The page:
Joe Biden performed less well, but the former vice-president’s showing is expected to pick up in South Carolina, which votes later this month. However, he will no doubt want to gain traction in this vote to keep him high in the game.UK cabinet reshuffleBoris Johnson is expected to reshape his cabinet on Thursday in a big moment for his new government. The prime minister is likely to use his post-election reshuffle to heal divisions in a party scarred by Brexit and the 2019 Tory leadership contest. The first meeting of his new team will take place on Friday.Penny Mordaunt, the former defence secretary who backed Jeremy Hunt as leader, is tipped by Tory MPs to make a return to the cabinet.BrexitScotland’s first minister Nicola Sturgeon will deliver a speech on Scotland’s European future after Brexit in Brussels on Monday. The next day Ursula von der Leyen, European Commission president, and Michel Barnier, the commission’s chief negotiator, will address the European Parliament in Strasbourg on the future partnership with the UK.Background reading● Wolfgang Münchau: Britain and the EU are negotiating at cross purposesMunich security conferenceThe Munich Security Conference opens on Friday, bringing together foreign and defence ministers, and security experts from around the globe for the annual conference.Singapore air showAsia’s largest air show is scheduled to open on Tuesday, though it is now likely to be a much more subdued affair than usual because of coronavirus. Several events at the show have already been cancelled.Hungary speechViktor Orban, Hungary’s anti-immigration prime minister, is scheduled to give his annual state-of-the-nation speech on Sunday, where he is expected to lay out steps to boost the economy and comment on EU policy. Hungary has tested the EU consensus on policies from dealing with migrants to the rule of law, and has lately pushed the boundaries of the bloc’s common foreign policy positions.Companies news and earningsUS tax authorities will take on Facebook in a San Francisco court case beginning on Wednesday. The Internal Revenue Service claims the social media platform owes more than $9bn in taxes linked to the transfer of global assets to Facebook’s Irish subsidiary, alleging the company’s accountants may have undervalued them by billions of dollars.The same day Google will seek to convince Europe’s second-highest court to overturn the first of three EU antitrust fines levied against it after a competition probe ruled that the dominant search group had spent 10 years blocking rival online advertisers.Then on Thursday US regulators will face off in a 5G court tussle when lawyers from two federal antitrust agencies will argue opposite sides of a Qualcomm case that could help shape the race to develop 5G technology.The Department of Justice has taken the US chipmaker’s side as Qualcomm tries to overturn its loss at trial last year in a Federal Trade Commission lawsuit filed in the final days of the Obama administration.Lawyers for the DoJ’s antitrust division have argued US national security is at stake, while FTC attorneys counter that the DoJ is interfering with antitrust enforcement.On the earnings side, nearly 70 companies are slated to report results on the S&P 500 this week, including PepsiCo, Kraft Heinz, Hasbro, Cisco, Nvidia and AIG. Canadian jet and train maker Bombardier also reports.Alibaba is expected to post a rise in third-quarter revenue on Thursday, as its ecommerce segment benefits from the holiday season. Again investors will be on the lookout for how the company will deal with the coronavirus. Barclays and Royal Bank of Scotland are the first two of the big UK banks to report their final results. Investors will be hoping for strong trading performance from Barclays on Thursday in line with its US rivals. On Friday RBS chief executive Alison Rose is set to announce a strategy to prune the state-owned lender’s underperforming investment banking arm NatWest Markets following pressure from investors.Over in Europe, Commerzbank, Germany’s second-biggest listed lender, is expected to update on progress with its turnround plan following the collapse of merger talks with rival Deutsche Bank.Credit Suisse, the Swiss bank that has just ousted its chief executive Tidjane Thiam in the wake of a spying scandal, also reports.French carmaker Renault brings out its full-year results on Friday, and investors will be particularly focused on three areas of concern: the health of its core business, its strategy to reduce CO2 emissions, and finally its difficult relationship with alliance partner Nissan.Nestlé, the world’s biggest food company by sales, reports annual results on Thursday, with investors keen to see what chief executive Mark Schneider will do next as he pushes to adapt the portfolio to suit rapidly changing consumer tastes.Amsterdam-based reports on Thursday, when Jitse Groen,’s founder and chief executive, is set to lay out his strategy to integrate Just Eat, the London-based food ordering pioneer. Airbus, AstraZeneca, carmaker Daimler, UK online retailer Ocado, Anglo-German travel group Tui and oil and UK-listed explorer Tullow Oil also report this week. Central banks Federal Reserve chair Jay Powell delivers his semi-annual testimony to Congress, appearing before committees in the House on Tuesday and Senate on Wednesday. The US economy received a boost last Friday, when far more jobs than forecast were added in January, but this will be tempered somewhat by the likely economic cost of the rapid spread of the coronavirus.A hearing will also be heard on two of Donald Trump’s nominations for the Fed’s board of governors, Judy Shelton and Christopher Waller, on Thursday.Mr Waller is seen as a fairly conventional candidate, but Ms Shelton has questioned the basic role of the Fed, questioning its Soviet-style powers over the markets in the Financial Times last year: “How can a dozen, slightly less than a dozen, people meeting eight times a year, decide what the cost of capital should be versus some kind of organically, market supply determined rate? The Fed is not omniscient. They don’t know what the right rate should be. How could anyone?”Bank of England governor Mark Carney, who steps down next month, makes his final appearance before the House of Lords Economic Affairs Committee on Tuesday to answer questions on financial stability, Brexit, productivity and the effect of reducing greenhouse gas emissions on the economy.His successor, Andrew Bailey, also addresses the Lords on Wednesday about rules for the finance sector after Brexit, in one of his last duties as head of the Financial Conduct Authority.It is a fairly quiet week for policy meetings proper — the Reserve Bank of New Zealand and Sweden’s Riksbank both meet on Wednesday. A run of positive data should be enough to keep rates on hold for the RBNZ, while Sweden’s Riksbank is now widely expected to keep rates on hold for much of 2020 after the central bank ended nearly five years of negative interest rates with a return to zero last year. On Thursday, Mexico is expected to lower its key rate for the fifth consecutive meeting, while Peru is likely to keep rates on hold.On Tuesday Brazil releases the minutes of its last meeting, when it signalled an end to the current easing cycle.Economic dataChina will be in focus on Monday when it releases January readings for its consumer and producer price indices. The coronavirus outbreak is likely to have added more inflationary pressure as people began stocking up on food and essentials, with CPI set to rise while PPI stays flat. Markets Questions has more on what action the country could take to offset the coronavirus impact.The US updates on inflation on Thursday. The cost of living as measured by CPI has increased in the past year, with price rises at 2.3 per cent year on year as of December. Yet, despite this uptick, officials at the Federal Reserve remain profoundly concerned about the low level of inflation in the US.Background reading● Gavyn Davies: The Federal Reserve’s new inflation regime US retail sales set for Friday are expected to show a slight rise, while industrial production figures the same day are likely to show a slight fall. India, Israel, Egypt, Poland and Ghana also have inflation data releases this week.South African unemployment data on Tuesday will probably show joblessness remaining near the highest in at least 11 years, adding pressure on President Cyril Ramaphosa to announce growth-boosting reforms in his state-of-the-nation address on Thursday.The European Commission will update its economic forecasts on Thursday — the eurozone economy has stabilised of late, but this sentiment could again be tempered by the coronavirus fallout.The eurozone has its second print of GDP data out on Friday, which is expected to give a clearer picture of how the German economy fits into the slowdown reported in the first take.Germany’s flash growth figure is released the same day, and is at risk of reporting another contraction on Friday, following last week’s sharp fall in factory orders. UK growth figures released on Tuesday are expected to be flat.Colombia reports its fourth-quarter GDP figures on Friday, which are set to show it is one of Latin America’s fastest-growing economies.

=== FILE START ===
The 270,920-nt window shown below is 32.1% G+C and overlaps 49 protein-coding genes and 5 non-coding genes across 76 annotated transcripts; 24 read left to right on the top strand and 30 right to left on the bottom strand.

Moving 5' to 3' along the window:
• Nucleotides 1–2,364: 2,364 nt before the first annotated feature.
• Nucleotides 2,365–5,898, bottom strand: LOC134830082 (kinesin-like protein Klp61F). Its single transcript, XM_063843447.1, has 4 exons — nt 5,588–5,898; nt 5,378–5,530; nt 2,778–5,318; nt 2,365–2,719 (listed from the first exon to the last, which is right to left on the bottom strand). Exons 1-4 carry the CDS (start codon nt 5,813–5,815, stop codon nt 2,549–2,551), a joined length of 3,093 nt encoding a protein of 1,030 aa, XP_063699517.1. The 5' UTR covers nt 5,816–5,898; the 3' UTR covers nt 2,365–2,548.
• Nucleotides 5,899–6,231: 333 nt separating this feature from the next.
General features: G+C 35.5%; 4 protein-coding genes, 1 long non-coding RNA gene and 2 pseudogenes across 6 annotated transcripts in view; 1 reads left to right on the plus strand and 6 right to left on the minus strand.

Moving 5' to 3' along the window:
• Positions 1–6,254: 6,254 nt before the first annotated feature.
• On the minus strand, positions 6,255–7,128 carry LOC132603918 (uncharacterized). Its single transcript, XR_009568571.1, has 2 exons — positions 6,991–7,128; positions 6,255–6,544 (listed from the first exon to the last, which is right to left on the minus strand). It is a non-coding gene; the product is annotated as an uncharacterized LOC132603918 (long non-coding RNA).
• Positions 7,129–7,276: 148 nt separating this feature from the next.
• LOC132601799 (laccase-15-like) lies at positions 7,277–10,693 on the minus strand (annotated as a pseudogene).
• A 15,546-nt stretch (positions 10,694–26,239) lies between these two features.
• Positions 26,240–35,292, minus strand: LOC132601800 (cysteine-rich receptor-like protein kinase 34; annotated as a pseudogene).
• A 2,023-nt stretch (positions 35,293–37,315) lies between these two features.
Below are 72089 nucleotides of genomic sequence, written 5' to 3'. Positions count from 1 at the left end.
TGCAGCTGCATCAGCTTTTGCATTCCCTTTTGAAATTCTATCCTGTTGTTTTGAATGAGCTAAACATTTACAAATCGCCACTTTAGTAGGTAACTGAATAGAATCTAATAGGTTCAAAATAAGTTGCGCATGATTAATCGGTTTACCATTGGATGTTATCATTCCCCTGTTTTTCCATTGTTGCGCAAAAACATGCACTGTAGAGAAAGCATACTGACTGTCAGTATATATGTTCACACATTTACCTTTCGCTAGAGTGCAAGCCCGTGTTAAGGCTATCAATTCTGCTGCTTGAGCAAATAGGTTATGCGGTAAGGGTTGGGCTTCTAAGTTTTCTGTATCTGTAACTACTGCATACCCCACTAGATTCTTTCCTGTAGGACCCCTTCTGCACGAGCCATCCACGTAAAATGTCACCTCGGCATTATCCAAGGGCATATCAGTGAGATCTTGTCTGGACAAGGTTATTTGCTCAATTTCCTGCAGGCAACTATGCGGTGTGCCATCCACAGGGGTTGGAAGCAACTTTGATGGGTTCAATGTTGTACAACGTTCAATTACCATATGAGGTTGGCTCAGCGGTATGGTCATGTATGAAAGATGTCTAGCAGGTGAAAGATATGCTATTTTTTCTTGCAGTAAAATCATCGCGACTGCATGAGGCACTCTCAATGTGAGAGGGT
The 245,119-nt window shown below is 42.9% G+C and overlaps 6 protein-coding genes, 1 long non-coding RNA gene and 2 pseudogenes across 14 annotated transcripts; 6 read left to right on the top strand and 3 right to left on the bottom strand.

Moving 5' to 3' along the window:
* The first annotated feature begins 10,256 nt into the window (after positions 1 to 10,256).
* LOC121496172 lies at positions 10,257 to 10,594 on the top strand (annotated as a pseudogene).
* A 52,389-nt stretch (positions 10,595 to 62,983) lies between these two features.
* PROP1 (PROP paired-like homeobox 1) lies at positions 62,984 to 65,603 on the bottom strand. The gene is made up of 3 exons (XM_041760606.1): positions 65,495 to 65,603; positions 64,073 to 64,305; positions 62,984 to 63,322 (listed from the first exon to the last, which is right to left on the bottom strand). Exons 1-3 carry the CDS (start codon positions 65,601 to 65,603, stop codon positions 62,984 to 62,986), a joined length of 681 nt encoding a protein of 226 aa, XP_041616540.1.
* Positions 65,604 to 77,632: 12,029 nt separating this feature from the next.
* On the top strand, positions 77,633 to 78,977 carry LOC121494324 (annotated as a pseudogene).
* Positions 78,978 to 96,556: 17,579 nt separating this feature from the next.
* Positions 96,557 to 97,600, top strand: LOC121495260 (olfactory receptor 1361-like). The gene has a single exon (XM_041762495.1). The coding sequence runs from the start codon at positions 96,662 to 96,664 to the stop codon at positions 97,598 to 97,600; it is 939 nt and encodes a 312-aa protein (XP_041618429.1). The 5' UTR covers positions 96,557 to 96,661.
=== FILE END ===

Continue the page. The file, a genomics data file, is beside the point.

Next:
Source link

Leave a Reply

Your email address will not be published. Required fields are marked *